The movie went ingloriously at the box office – both in Cuba and in the USSR. Yevtushenko, one of its creators, connected the box office failure with the disillusion of the Cubans themselves with the Revolution – the romantically colored film was directly discordant with the dismal everyday life of regular people (to avoid a famine, the government had to introduce food stamps). Soviet viewers also didn’t show much interest. On the one hand, the movie turned out to be too avant-garde; on the other hand, movie critics decided that it was too derivative. “Urusevsky repeats the use of the discoveries he made in his previous masterpiece, ‘The Cranes Are Flying’,” as the ‘Iskusstvo Kino’ (‘The Art of Cinema’) magazine wrote in particular. The movie was quickly forgotten almost immediately after its release.

A still from ‘I Am Cuba’

Its true fame came almost 30 years later. With the efforts of enthusiasts, the movie was discovered and, for the first time, shown to American viewers in 1992 at a festival in Telluride – and it was a resounding success. The second airing happened next year at a festival in San Francisco. The two most virtuoso scenes evoked a standing ovation. An American company bought the rights for the movie and, with the support of two fans of the movie – directors Martin Scorsese and Francis Ford Coppola – restored it and released it in theaters and on VHS. Brazilian director Vicente Ferraz shot a documentary titled ‘I Am Cuba: the Siberian Mammoth’ about how the forgotten masterpiece was created.

5. Some shots might seem familiar – the movie is often cited in modern cinema.

One of the most famous scenes of the movie, when the camera circles a beauty contest and dives into a pool – was directly reproduced in the movie ‘Boogie Nights’ (1997) by Paul Thomas Anderson and in the animated series ‘BoJack Horseman’ (2014-2020). The scene with a singer performing in a restaurant was repeated in one of the episodes of the ‘The Marvelous Mrs. Maisel’ series (2017-2023). As Scorsese himself admitted, one of his best movies, ‘Casino’ (1995), was filmed under the strong influence of this Soviet-Cuban movie. His quote from these times is widely known: ‘I Am Cuba’, filmed in the 1960s, “puts to shame anything we’re doing today”.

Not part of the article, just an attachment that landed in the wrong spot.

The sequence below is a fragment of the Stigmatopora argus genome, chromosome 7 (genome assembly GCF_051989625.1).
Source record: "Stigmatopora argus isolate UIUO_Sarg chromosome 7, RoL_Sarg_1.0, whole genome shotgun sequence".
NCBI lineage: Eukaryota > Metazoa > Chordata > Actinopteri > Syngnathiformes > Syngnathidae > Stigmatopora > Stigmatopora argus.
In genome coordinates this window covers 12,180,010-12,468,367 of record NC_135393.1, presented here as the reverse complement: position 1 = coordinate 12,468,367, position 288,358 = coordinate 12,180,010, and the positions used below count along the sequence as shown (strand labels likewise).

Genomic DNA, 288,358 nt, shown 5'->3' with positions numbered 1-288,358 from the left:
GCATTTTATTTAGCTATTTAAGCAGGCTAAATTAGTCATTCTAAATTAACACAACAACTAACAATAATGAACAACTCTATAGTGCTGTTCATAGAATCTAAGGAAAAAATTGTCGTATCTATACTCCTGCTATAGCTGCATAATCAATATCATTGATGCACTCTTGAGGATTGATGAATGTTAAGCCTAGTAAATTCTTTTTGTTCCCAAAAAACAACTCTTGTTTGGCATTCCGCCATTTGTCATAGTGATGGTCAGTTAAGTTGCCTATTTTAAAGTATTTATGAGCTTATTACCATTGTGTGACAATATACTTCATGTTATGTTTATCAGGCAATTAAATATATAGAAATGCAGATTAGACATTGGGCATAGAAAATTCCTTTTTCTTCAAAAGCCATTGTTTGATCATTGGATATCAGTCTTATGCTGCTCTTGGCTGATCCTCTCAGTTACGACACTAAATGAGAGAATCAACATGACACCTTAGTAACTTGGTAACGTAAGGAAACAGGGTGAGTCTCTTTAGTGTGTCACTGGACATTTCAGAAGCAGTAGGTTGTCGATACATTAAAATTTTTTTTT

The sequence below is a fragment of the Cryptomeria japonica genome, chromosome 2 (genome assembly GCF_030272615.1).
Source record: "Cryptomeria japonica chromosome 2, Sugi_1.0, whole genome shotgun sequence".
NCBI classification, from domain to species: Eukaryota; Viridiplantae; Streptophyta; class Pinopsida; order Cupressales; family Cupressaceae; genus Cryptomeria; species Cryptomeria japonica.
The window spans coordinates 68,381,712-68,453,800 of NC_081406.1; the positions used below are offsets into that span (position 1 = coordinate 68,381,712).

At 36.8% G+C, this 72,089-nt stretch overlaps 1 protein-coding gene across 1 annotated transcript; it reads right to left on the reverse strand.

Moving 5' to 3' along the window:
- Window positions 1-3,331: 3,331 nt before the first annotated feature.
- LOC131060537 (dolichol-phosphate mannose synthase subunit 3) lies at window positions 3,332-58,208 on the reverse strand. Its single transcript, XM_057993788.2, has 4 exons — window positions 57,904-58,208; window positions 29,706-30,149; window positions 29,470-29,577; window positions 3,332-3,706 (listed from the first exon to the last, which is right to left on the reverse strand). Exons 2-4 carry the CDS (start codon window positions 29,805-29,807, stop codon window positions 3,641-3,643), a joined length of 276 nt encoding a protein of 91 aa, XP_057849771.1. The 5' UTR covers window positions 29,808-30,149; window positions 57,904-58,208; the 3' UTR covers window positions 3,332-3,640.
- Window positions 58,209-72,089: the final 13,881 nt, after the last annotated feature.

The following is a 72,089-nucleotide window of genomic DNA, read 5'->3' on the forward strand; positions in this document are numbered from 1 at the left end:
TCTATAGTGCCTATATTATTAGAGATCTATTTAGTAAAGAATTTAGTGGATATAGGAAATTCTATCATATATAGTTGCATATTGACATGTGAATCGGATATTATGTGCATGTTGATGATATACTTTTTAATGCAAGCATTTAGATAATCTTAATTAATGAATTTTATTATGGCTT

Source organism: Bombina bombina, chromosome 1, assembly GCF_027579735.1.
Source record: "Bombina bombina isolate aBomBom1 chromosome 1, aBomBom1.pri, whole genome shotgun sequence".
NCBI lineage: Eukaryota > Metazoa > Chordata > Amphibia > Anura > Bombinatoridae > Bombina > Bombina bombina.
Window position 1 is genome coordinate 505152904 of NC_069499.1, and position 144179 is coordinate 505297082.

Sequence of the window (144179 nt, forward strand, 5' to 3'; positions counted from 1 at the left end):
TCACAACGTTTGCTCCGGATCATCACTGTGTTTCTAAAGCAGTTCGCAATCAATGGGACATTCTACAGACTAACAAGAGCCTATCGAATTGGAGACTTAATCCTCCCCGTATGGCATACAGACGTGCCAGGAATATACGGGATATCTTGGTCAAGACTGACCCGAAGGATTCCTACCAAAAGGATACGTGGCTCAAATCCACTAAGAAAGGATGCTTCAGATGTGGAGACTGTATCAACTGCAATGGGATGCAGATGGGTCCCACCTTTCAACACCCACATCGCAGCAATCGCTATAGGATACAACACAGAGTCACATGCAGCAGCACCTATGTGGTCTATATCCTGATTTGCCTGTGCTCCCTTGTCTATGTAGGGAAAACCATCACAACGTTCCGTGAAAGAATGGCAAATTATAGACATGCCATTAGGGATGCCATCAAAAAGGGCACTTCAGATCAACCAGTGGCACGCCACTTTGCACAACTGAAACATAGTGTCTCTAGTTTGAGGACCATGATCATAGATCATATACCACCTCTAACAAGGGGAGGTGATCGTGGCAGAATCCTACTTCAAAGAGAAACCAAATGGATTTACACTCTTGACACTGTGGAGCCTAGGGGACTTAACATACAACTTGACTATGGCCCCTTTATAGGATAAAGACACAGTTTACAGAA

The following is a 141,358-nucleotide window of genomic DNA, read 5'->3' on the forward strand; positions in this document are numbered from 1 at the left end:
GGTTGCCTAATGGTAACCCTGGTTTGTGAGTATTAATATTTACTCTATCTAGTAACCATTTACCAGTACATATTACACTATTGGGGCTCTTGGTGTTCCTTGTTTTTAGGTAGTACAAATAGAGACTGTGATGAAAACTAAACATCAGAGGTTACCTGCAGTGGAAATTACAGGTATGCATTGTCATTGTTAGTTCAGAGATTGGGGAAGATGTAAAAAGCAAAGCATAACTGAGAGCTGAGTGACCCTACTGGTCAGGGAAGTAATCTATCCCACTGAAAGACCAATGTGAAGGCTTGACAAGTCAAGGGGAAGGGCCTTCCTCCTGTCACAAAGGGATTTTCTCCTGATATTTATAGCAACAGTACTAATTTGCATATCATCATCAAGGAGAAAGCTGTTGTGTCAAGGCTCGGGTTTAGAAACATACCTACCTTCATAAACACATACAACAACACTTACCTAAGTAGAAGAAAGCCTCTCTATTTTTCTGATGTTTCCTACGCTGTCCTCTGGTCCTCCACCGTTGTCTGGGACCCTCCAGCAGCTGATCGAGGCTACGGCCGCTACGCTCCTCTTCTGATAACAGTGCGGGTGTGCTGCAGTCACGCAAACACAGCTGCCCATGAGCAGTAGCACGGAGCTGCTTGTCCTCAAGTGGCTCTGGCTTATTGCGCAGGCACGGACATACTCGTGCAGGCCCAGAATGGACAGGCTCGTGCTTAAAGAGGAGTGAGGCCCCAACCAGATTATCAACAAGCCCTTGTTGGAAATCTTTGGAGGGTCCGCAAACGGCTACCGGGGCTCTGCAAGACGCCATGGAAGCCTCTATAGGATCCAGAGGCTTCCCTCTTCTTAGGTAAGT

A still from ‘I Am Cuba’

‘I Am Cuba’ often makes it onto different lists of best movies in the history of cinema. For example, the masterpiece of Kalatozov and Urusevsky took 825th place on The Guardian’s ‘1,000 films to see before you die’, 688th place in the ‘Top 1,000’, according to The New York Times, while in the ‘Top 500’ by Empire magazine, it took 112th place – higher than ‘The Silence of the Lambs’ (1991) and ‘Seven’ (1995).

Dear readers,

Our website and social media accounts are under threat of being restricted or banned, due to the current circumstances. So, to keep up with our latest content, simply do the following:

  • Subscribe to our Telegram channel
  • Subscribe to our weekly email newsletter
  • Enable push notifications on our website
  • Install a VPN service on your computer and/or phone to have access to our website, even if it is blocked in your country

If using any of Russia Beyond's content, partly or in full, always provide an active hyperlink to the original material.

Read more

This website uses cookies. Click here to find out more.

Accept cookies